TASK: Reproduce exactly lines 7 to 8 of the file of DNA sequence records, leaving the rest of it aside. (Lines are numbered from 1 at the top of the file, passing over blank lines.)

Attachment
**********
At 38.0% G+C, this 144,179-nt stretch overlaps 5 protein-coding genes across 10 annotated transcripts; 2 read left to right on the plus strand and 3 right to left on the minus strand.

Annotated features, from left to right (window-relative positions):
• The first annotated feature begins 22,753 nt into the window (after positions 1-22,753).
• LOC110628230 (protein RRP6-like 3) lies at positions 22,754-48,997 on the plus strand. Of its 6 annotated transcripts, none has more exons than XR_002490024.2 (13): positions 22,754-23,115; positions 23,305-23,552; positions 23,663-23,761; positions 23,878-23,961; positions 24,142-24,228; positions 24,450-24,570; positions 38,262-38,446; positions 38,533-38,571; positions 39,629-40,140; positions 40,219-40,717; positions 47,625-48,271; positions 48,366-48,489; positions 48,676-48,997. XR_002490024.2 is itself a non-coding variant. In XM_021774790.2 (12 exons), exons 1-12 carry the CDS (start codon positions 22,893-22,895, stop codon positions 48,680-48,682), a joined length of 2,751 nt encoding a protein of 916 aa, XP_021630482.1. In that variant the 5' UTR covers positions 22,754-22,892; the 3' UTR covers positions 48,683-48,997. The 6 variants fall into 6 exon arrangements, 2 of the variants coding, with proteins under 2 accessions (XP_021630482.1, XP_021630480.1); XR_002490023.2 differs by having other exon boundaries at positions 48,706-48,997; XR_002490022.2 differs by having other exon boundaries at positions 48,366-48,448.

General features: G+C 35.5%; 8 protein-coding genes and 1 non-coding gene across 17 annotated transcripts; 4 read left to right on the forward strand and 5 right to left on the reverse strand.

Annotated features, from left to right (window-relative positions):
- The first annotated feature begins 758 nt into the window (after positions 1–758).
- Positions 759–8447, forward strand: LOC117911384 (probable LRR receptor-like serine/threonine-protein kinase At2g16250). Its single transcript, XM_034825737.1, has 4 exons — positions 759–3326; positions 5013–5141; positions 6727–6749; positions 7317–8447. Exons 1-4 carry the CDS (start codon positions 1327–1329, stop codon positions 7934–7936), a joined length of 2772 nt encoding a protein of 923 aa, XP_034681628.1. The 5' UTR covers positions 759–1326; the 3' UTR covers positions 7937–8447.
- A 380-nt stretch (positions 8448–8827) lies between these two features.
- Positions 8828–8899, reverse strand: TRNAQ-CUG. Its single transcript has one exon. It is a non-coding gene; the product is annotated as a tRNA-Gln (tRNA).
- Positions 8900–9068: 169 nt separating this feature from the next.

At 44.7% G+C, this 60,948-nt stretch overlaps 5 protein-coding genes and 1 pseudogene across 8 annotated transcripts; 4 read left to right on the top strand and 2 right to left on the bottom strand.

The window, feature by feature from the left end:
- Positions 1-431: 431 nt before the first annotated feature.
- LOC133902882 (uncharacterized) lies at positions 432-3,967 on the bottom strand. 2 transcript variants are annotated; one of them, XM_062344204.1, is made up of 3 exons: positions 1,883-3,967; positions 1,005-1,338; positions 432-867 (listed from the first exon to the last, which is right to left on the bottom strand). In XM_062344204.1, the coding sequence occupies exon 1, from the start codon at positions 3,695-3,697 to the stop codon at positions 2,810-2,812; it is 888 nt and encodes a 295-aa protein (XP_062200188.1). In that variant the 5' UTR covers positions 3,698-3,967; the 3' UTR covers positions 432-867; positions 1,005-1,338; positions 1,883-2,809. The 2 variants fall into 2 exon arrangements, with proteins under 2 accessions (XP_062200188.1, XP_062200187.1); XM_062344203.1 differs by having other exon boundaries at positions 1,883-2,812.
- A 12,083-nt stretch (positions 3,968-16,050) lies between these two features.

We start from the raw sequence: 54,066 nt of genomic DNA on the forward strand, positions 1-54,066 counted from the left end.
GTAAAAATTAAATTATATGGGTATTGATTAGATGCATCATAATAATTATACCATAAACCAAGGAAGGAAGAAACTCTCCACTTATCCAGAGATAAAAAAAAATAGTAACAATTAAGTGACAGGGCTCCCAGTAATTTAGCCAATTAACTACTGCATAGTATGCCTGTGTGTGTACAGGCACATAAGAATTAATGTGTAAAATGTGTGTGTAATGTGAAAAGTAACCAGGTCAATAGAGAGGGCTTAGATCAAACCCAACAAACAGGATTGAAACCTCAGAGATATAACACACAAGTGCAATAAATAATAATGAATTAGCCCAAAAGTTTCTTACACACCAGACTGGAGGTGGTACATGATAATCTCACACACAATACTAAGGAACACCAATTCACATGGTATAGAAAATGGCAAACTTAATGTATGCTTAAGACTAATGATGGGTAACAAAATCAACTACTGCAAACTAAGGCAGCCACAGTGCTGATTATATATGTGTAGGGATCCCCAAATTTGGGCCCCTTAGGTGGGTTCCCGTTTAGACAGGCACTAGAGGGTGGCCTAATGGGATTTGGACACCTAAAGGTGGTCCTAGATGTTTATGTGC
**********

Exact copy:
- The first annotated feature begins 758 nt into the window (after positions 1–758).
- Positions 759–8447, forward strand: LOC117911384 (probable LRR receptor-like serine/threonine-protein kinase At2g16250). Its single transcript, XM_034825737.1, has 4 exons — positions 759–3326; positions 5013–5141; positions 6727–6749; positions 7317–8447. Exons 1-4 carry the CDS (start codon positions 1327–1329, stop codon positions 7934–7936), a joined length of 2772 nt encoding a protein of 923 aa, XP_034681628.1. The 5' UTR covers positions 759–1326; the 3' UTR covers positions 7937–8447.